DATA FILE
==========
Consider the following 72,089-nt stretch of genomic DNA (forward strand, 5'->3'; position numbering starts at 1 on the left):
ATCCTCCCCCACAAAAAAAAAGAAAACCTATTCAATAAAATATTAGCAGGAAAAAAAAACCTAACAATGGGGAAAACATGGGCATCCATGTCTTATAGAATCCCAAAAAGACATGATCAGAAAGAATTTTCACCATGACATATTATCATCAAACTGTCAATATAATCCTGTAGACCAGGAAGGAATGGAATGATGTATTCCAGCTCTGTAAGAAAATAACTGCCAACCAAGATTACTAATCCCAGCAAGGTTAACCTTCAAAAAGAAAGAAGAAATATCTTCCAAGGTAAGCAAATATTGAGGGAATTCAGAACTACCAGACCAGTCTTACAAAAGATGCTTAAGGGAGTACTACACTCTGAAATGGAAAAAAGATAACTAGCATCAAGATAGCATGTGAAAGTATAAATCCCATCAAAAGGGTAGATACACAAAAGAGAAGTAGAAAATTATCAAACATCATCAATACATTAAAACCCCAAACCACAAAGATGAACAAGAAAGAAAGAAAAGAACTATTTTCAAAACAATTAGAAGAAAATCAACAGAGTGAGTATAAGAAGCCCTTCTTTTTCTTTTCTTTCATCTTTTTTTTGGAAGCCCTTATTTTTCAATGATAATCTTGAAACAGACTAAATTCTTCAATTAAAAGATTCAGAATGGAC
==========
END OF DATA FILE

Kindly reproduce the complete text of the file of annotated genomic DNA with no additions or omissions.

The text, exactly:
Consider the following 72,089-nt stretch of genomic DNA (forward strand, 5'->3'; position numbering starts at 1 on the left):
ATCCTCCCCCACAAAAAAAAAGAAAACCTATTCAATAAAATATTAGCAGGAAAAAAAAACCTAACAATGGGGAAAACATGGGCATCCATGTCTTATAGAATCCCAAAAAGACATGATCAGAAAGAATTTTCACCATGACATATTATCATCAAACTGTCAATATAATCCTGTAGACCAGGAAGGAATGGAATGATGTATTCCAGCTCTGTAAGAAAATAACTGCCAACCAAGATTACTAATCCCAGCAAGGTTAACCTTCAAAAAGAAAGAAGAAATATCTTCCAAGGTAAGCAAATATTGAGGGAATTCAGAACTACCAGACCAGTCTTACAAAAGATGCTTAAGGGAGTACTACACTCTGAAATGGAAAAAAGATAACTAGCATCAAGATAGCATGTGAAAGTATAAATCCCATCAAAAGGGTAGATACACAAAAGAGAAGTAGAAAATTATCAAACATCATCAATACATTAAAACCCCAAACCACAAAGATGAACAAGAAAGAAAGAAAAGAACTATTTTCAAAACAATTAGAAGAAAATCAACAGAGTGAGTATAAGAAGCCCTTCTTTTTCTTTTCTTTCATCTTTTTTTTGGAAGCCCTTATTTTTCAATGATAATCTTGAAACAGACTAAATTCTTCAATTAAAAGATTCAGAATGGAC